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Governments blamed for housing crisis while collecting billions in property taxes


Governments are accused of using private investors as scapegoats for underinvestment in social housing while collecting tens of billions of dollars in property taxes annually, according to the Property Investment Professionals of Australia (PIPA).

Currently, approximately 175,000 households are on waiting lists for public or community housing across Australia, an increase of 20,000 since 2014, PIPA’s data analysis shows.

More than a third of people seeking urgent assistance from governments are turned away, up from 29 per cent in 2016.

Despite this, Australia’s total social housing stock of 430,000 dwellings has barely changed in the past 25 years. “What has shifted is the number of people needing housing, with the country’s population surging by 33 per cent in the past two decades,” said PIPA Chair Nicola McDougall.

Data from the Australian Institute of Health and Welfare shows that the proportion of social housing dwellings compared to total housing stock has steadily declined over the past decade, dropping to 4.1 per cent in 2022.

State and local governments collectively collected about $68 billion in property taxes, including stamp duty and land tax but excluding Capital Gains Tax, according to the ATO Taxation Revenue for the 2022/2023 financial year, marking a 73 per cent increase over the past decade.

In the same year, governments invested just 1.4 per cent of total revenue into housing and community amenities, according to the ATO.


The AIHW data reveals that the proportions of social housing compared to total housing stock fell to less than five per cent in the four biggest states – 4.7 per cent in New South Wales, 2.9 per cent in Victoria, 3.5 per cent in Queensland, and 3.9 per cent in Western Australia, with each state recording declines over the previous decade.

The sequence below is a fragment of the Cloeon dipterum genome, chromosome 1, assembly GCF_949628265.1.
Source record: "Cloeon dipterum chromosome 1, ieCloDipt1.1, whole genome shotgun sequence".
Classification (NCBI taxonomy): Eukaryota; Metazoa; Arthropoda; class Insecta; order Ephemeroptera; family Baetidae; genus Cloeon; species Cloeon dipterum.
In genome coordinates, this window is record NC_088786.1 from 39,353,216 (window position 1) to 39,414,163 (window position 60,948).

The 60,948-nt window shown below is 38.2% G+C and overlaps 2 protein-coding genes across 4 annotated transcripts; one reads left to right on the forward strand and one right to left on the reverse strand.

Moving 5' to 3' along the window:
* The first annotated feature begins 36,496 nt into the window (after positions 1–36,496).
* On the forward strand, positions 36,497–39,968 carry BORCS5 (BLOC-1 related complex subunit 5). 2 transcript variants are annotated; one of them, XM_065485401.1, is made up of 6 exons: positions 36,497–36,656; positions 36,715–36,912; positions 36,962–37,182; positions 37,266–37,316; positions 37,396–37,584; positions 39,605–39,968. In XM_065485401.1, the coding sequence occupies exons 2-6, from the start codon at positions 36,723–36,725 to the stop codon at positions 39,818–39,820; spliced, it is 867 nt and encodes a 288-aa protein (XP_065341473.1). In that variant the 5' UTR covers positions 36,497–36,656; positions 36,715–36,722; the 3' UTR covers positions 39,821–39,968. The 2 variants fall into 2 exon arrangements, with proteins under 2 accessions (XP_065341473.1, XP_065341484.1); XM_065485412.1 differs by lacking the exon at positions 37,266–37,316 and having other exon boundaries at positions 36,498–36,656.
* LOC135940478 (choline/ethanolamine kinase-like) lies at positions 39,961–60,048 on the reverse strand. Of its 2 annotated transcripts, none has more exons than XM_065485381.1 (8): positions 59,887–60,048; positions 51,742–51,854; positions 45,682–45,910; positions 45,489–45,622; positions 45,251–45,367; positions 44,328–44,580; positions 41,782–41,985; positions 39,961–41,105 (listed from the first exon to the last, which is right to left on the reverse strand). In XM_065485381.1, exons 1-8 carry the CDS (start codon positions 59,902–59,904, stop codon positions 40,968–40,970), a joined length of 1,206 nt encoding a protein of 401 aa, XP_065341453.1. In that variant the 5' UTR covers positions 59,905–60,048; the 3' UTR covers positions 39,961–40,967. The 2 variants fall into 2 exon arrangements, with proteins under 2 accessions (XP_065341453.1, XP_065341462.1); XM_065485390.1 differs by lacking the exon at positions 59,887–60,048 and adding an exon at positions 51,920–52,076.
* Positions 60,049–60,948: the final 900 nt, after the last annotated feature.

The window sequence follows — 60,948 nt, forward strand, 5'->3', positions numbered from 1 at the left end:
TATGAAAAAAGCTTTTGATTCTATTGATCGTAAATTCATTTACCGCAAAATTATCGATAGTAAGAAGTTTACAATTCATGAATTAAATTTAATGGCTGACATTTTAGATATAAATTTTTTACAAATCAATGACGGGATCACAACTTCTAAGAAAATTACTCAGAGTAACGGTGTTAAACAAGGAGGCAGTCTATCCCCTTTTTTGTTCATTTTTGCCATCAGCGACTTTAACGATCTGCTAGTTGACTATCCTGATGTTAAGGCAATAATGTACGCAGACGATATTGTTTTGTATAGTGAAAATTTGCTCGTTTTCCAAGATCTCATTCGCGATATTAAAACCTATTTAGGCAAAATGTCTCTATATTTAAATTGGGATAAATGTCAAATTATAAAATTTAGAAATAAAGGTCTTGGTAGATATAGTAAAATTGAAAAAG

In Victoria, where private investors have been targeted by a high-taxing state government, the multibillion-dollar Big Housing Build program has underperformed. In the four years to mid-2022, the Victorian Government increased its social housing stock by just 74 dwellings. During the same period, the waiting list of Victorians needing housing surged to 57,672 households, McDougall said.

While discussing solutions to the housing crisis, some major state governments have been quietly selling off social housing stock for profit. In the decade to 2021, the New South Wales Government earned $3 billion by selling parts of its stock, failing to meet reinvestment targets.

In Queensland, more than 47,000 households are on waitlists for social housing, but advocacy groups estimate closer to 100,000 families are in need.

“If you want to know why Australia is in such a mess and why so many can’t afford a home, you only need to look at how much the population has grown and the sharp rise in people in need of support compared to investment in social housing,” McDougall said.

As the housing crisis shows no signs of easing, McDougall criticised politicians for penalising property investors who provide over 80 per cent of rental homes. “Instead of offering meaningful solutions, increasing desperately needed supply, and supporting those most in need, governments are passing the buck,” she said.

Research from the UNSW City Futures Research Centre indicates that 640,000 families across Australia have ‘unmet housing needs’ or are forced to live in unsuitable housing due to cost pressures. The study warns that this figure could reach 940,000 households by 2041.

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